Carters chapter 3 glossary terms

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Carters chapter 3 glossary terms
2014-10-01 17:26:39
ecology carter

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  1. Biodiversity
    The number and variety of life forms, including species, found within a specific region as well as the number and variety of ecosystems within and beyond that region.

    e.g: How many turtles are in a lake.
  2. Protect
    To guard legally from harm a species that is listed as endangered, threatened, or of special concern.

    e.g: An organization that protects endangered wildlife
  3. Canopy fogging
    A low dose of insecticide is sprayed up into the top of a tree, when the insects fall they are collected onto a large screen; canopy fogging is an effective way of collecting information about the biodiversity of insects.
  4. Quadrant sampling
    Counting all the living organisms in a set quadrant size; different species and their numbers are counted.

    e.g: Quadrant sampling in a field to see how many species live there.
  5. Transect sampling
    Using a transect line, a rope or measuring tape that has been marked at consistent intervals, the line is unrolled in the habitat, the type and number of species are recorded along the line.

    e.g: Transect sampling the shoreline of a lake to measure its biodiversity.
  6. Netting
    Are used to capture birds and bats in terrestrial ecosystems, and fish and other organisms in aquatic ecosystems; once captured an organism is identified.

    e.g: netting an area of a forest to identify the species that live there.
  7. Biodiversity hotspot
    A place where there is an exceptionally large number of species in a relatively small area.

    e.g: The Leitrim Wetlands, near Ottawa, is home to more than 200 species of plants and 90 species of birds.
  8. Community
    All the populations of the different species that interact in a specific area or ecosystem.

    e.g: In a coral reef, the fish, sponges and corals are all part of the community
  9. Dominant species
    Species that are so abundant that they have the biggest biomass of any community member.

    e.g: Primary Producers
  10. Keystone species
    A species that can greatly affect population numbers and the health of an ecosystem.

    e.g: Sea Otters are Keystone predators. Without them their ecosystem does not function properly. They eat sea urchin and sea urchin eat kelp.
  11. Captive breeding
    The breeding of rare or endangered wildlife in controlled settings to increase the population size.

    e.g: The black-footed ferret captive breeding program which nurtures black-footed ferrets, and endangered species.
  12. Ecosystem engineer
    A species that causes such dramatic change to landscapes that it creates a new ecosystem.

    e.g: A beaver can turn a small stream in a forest into an aquatic ecosystem that fits their needs perfectly.
  13. Succession
    The series of changes in an ecosystem that occurs overtime following a disturbance.

    e.g: By a beaver cutting down trees, that destroys the ecosystem of the birds and other species that lived in those trees.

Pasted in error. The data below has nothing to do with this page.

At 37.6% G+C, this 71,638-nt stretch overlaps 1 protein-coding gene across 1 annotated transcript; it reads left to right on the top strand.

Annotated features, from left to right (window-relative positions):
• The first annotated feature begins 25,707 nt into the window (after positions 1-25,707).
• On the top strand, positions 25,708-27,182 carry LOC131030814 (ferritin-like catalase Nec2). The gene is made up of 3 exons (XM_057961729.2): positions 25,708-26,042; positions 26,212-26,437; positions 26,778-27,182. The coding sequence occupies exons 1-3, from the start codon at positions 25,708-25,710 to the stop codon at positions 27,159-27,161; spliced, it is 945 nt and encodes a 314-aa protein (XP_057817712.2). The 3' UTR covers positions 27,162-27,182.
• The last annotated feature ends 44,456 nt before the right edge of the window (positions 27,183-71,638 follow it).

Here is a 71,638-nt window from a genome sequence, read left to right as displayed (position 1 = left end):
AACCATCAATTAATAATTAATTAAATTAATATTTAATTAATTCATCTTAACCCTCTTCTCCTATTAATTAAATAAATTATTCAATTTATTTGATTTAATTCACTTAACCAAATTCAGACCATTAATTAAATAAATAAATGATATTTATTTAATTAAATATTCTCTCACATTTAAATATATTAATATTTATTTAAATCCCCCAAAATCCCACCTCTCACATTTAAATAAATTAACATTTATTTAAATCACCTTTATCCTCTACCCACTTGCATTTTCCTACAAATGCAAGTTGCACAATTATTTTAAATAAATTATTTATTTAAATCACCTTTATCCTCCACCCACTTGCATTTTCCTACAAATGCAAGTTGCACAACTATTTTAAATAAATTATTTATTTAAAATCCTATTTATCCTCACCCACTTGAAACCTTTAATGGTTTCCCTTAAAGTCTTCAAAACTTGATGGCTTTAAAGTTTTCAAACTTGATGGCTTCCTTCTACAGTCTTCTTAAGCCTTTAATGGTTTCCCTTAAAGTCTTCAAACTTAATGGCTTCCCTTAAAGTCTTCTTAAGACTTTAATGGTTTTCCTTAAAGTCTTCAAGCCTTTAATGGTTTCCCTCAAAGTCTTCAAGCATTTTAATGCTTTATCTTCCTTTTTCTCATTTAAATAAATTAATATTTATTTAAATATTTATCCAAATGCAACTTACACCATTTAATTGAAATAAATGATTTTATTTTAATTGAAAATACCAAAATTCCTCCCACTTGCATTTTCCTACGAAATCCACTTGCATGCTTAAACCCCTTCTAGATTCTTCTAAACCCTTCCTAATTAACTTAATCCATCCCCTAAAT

14. Habitat loss
    The destruction of habitat usually results from human activities.

    e.g: A construction project that involves destroying a forest to build houses. This causes habitat loss for all of the organisms that live in that forest.
  15. Deforestation
    The practice of clearing forests for logging or other human uses, and never replanting them.
  16. Alien species
    A species that is accidentally or deliberately introduced into a new location.

    e.g: If a King Cobra was found in Kitchener, it would be and alien species because it is not from this location.
  17. Invasive species
    A species that can take over the habitat of native species.

    e.g: Zebra Mussels.
  18. Overexploitation
    The use of extraction of a resource until it is depleted.

    e.g: Over hunting the deer in an area can deplete them.
  19. Extinction
    The death of all individuals of a species.

    e.g: All bangal tigers on earth die.
  20. Background extinction
    As ecosystems gradually change over long periods of time, some existing species become extinct while new species appear through evolution.
  21. Mass extinction
    Occurs when there is a relatively sudden change to Earth’s ecosystems, making them both unsustainable and un sustaining.
  22. Biodiversity crisis
    The current accelerated rate of extinctions.

    e.g: When forest is cut down it creates some biodiversity crisis.
  23. Stewardship
    The active assumption and responsibility for the welfare of the environment.

    e.g: Not littering is an act of stewardship.
  24. Restoration ecology
    The renewal of degraded or destroyed ecosystems through active human intervention.

    e.g: The filter ponds that were created in Toronto to help lake Ontario.
  25. Reforestation
    The regrowth of a forest either through natural processes or through the planting of seeds or trees in an area where a forest was cut down.
  26. Biocontrol
    The use of a species to control the population growth or spread of an undesirable species

    e.g: Having a cat in your house that kills mice who enter your home.
  27. Bioremediation
    The use of living organisms to clean up contaminated area naturally.

    e.g: Using bacteria to break down oil in an oil spill.
  28. Bioaugmentation
    The use of organisms to add essential nutrients to depleted soils.

    e.g: Clover plants are used to add nitrogen to depleted soils.